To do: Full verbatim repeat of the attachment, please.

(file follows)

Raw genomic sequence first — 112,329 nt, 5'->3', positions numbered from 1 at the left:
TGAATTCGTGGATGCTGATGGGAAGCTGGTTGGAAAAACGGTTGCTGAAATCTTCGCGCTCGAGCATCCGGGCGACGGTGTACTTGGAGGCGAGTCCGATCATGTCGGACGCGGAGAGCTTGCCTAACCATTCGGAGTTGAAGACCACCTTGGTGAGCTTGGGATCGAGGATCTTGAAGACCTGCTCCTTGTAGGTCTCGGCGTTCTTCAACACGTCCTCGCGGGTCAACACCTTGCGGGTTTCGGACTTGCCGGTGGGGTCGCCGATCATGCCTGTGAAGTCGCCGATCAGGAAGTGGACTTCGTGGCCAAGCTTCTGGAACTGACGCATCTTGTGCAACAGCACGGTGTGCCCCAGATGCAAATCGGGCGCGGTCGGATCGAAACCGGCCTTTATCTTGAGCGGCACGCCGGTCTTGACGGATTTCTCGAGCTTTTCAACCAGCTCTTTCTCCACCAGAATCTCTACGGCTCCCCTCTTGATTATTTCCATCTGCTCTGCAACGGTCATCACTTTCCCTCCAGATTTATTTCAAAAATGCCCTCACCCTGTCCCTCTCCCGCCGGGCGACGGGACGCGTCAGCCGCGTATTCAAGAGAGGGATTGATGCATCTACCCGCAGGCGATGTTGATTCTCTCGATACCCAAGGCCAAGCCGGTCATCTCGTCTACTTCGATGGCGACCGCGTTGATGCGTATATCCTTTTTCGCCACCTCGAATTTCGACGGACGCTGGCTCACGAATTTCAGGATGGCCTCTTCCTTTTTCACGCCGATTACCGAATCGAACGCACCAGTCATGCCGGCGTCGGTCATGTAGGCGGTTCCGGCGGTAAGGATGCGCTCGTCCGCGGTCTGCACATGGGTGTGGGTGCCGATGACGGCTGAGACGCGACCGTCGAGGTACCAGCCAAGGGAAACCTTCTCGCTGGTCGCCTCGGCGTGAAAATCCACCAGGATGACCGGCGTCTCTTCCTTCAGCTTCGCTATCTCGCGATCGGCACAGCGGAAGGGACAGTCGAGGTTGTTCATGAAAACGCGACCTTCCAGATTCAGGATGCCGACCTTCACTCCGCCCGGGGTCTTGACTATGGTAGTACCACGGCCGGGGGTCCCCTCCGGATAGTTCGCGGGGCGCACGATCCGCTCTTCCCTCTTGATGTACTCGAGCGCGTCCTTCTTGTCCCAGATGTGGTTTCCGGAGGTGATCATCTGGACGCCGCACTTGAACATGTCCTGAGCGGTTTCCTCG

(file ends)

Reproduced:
Raw genomic sequence first — 112,329 nt, 5'->3', positions numbered from 1 at the left:
TGAATTCGTGGATGCTGATGGGAAGCTGGTTGGAAAAACGGTTGCTGAAATCTTCGCGCTCGAGCATCCGGGCGACGGTGTACTTGGAGGCGAGTCCGATCATGTCGGACGCGGAGAGCTTGCCTAACCATTCGGAGTTGAAGACCACCTTGGTGAGCTTGGGATCGAGGATCTTGAAGACCTGCTCCTTGTAGGTCTCGGCGTTCTTCAACACGTCCTCGCGGGTCAACACCTTGCGGGTTTCGGACTTGCCGGTGGGGTCGCCGATCATGCCTGTGAAGTCGCCGATCAGGAAGTGGACTTCGTGGCCAAGCTTCTGGAACTGACGCATCTTGTGCAACAGCACGGTGTGCCCCAGATGCAAATCGGGCGCGGTCGGATCGAAACCGGCCTTTATCTTGAGCGGCACGCCGGTCTTGACGGATTTCTCGAGCTTTTCAACCAGCTCTTTCTCCACCAGAATCTCTACGGCTCCCCTCTTGATTATTTCCATCTGCTCTGCAACGGTCATCACTTTCCCTCCAGATTTATTTCAAAAATGCCCTCACCCTGTCCCTCTCCCGCCGGGCGACGGGACGCGTCAGCCGCGTATTCAAGAGAGGGATTGATGCATCTACCCGCAGGCGATGTTGATTCTCTCGATACCCAAGGCCAAGCCGGTCATCTCGTCTACTTCGATGGCGACCGCGTTGATGCGTATATCCTTTTTCGCCACCTCGAATTTCGACGGACGCTGGCTCACGAATTTCAGGATGGCCTCTTCCTTTTTCACGCCGATTACCGAATCGAACGCACCAGTCATGCCGGCGTCGGTCATGTAGGCGGTTCCGGCGGTAAGGATGCGCTCGTCCGCGGTCTGCACATGGGTGTGGGTGCCGATGACGGCTGAGACGCGACCGTCGAGGTACCAGCCAAGGGAAACCTTCTCGCTGGTCGCCTCGGCGTGAAAATCCACCAGGATGACCGGCGTCTCTTCCTTCAGCTTCGCTATCTCGCGATCGGCACAGCGGAAGGGACAGTCGAGGTTGTTCATGAAAACGCGACCTTCCAGATTCAGGATGCCGACCTTCACTCCGCCCGGGGTCTTGACTATGGTAGTACCACGGCCGGGGGTCCCCTCCGGATAGTTCGCGGGGCGCACGATCCGCTCTTCCCTCTTGATGTACTCGAGCGCGTCCTTCTTGTCCCAGATGTGGTTTCCGGAGGTGATCATCTGGACGCCGCACTTGAACATGTCCTGAGCGGTTTCCTCG